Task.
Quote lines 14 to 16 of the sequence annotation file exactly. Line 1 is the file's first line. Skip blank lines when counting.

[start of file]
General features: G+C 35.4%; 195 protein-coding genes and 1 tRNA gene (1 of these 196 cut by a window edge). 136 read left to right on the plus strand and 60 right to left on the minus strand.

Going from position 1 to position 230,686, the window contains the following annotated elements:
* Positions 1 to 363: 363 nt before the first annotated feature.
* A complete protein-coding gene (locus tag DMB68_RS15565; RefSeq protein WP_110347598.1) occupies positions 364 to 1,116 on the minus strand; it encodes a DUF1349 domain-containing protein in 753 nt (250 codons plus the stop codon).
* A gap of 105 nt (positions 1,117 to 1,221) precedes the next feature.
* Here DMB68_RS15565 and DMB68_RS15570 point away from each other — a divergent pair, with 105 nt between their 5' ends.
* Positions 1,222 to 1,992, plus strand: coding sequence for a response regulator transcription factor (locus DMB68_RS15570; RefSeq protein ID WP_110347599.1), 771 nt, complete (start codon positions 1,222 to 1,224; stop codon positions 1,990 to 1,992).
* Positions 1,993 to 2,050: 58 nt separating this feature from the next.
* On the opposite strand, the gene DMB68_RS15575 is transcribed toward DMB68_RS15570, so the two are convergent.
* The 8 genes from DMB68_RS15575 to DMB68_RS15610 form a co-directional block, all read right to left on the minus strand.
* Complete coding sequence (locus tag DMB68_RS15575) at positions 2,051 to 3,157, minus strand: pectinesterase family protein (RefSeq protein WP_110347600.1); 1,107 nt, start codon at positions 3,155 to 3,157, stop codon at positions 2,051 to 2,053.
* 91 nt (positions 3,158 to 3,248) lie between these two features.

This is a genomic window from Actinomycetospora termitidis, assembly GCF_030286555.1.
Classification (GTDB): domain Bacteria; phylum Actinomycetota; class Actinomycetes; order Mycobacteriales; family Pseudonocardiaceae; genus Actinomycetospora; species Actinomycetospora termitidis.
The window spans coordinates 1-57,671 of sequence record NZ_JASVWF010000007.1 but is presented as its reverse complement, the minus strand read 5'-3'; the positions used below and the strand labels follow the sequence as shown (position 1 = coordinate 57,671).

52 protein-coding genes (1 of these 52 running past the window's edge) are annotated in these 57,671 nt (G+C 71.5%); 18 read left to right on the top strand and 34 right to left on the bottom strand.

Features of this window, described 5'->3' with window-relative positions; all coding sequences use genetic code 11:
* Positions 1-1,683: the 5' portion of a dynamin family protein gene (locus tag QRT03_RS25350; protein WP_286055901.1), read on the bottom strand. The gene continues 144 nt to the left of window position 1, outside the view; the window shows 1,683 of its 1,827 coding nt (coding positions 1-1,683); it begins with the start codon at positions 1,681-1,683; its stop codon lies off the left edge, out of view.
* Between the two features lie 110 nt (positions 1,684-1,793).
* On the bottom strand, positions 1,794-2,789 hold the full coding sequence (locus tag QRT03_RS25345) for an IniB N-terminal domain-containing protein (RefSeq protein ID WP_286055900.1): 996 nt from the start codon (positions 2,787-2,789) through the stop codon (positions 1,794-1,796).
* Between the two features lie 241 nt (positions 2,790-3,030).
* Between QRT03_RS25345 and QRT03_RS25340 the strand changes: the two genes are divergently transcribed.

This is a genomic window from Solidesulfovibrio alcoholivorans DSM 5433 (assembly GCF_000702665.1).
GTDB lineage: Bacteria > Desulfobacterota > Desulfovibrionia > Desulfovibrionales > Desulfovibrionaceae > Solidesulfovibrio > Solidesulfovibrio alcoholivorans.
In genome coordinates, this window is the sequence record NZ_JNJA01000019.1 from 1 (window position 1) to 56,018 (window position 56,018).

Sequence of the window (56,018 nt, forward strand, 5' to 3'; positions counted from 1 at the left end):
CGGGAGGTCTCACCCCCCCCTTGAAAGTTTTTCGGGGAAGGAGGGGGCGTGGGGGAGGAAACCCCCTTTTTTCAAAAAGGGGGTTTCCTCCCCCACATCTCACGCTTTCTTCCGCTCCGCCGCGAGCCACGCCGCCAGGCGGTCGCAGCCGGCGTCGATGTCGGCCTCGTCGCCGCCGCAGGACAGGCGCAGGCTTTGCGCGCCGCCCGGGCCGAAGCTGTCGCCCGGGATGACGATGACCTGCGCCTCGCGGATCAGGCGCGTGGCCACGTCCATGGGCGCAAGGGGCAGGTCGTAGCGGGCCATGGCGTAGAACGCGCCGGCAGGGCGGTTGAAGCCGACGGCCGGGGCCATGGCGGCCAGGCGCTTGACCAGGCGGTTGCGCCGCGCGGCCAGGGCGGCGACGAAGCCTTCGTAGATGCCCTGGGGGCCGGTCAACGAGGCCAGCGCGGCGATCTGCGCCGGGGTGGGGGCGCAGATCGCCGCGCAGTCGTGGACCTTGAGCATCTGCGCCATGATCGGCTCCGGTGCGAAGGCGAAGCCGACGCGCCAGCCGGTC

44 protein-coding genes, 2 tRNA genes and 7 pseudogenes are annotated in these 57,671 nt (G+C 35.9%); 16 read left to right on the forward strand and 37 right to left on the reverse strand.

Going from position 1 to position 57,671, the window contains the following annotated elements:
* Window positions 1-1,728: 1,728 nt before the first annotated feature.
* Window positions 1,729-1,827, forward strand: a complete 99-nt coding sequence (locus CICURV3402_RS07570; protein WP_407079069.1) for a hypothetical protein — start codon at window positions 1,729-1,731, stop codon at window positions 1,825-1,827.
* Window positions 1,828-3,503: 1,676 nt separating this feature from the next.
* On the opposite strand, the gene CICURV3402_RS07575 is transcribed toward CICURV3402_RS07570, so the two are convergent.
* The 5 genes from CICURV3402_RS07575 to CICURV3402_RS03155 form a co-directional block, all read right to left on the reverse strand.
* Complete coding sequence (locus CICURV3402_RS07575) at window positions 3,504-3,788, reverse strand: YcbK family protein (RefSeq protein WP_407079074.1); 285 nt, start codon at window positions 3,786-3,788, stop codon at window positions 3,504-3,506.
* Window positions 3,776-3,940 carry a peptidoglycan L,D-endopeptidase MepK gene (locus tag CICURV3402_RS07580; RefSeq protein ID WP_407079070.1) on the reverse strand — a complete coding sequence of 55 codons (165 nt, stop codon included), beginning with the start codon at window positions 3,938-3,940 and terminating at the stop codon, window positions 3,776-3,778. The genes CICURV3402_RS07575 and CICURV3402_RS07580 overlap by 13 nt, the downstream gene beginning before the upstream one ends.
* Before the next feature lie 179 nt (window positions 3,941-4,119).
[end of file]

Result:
Classification (GTDB): domain Bacteria; phylum Actinomycetota; class Actinomycetes; order Mycobacteriales; family Pseudonocardiaceae; genus Actinomycetospora; species Actinomycetospora termitidis.
The window spans coordinates 1-57,671 of sequence record NZ_JASVWF010000007.1 but is presented as its reverse complement, the minus strand read 5'-3'; the positions used below and the strand labels follow the sequence as shown (position 1 = coordinate 57,671).

52 protein-coding genes (1 of these 52 running past the window's edge) are annotated in these 57,671 nt (G+C 71.5%); 18 read left to right on the top strand and 34 right to left on the bottom strand.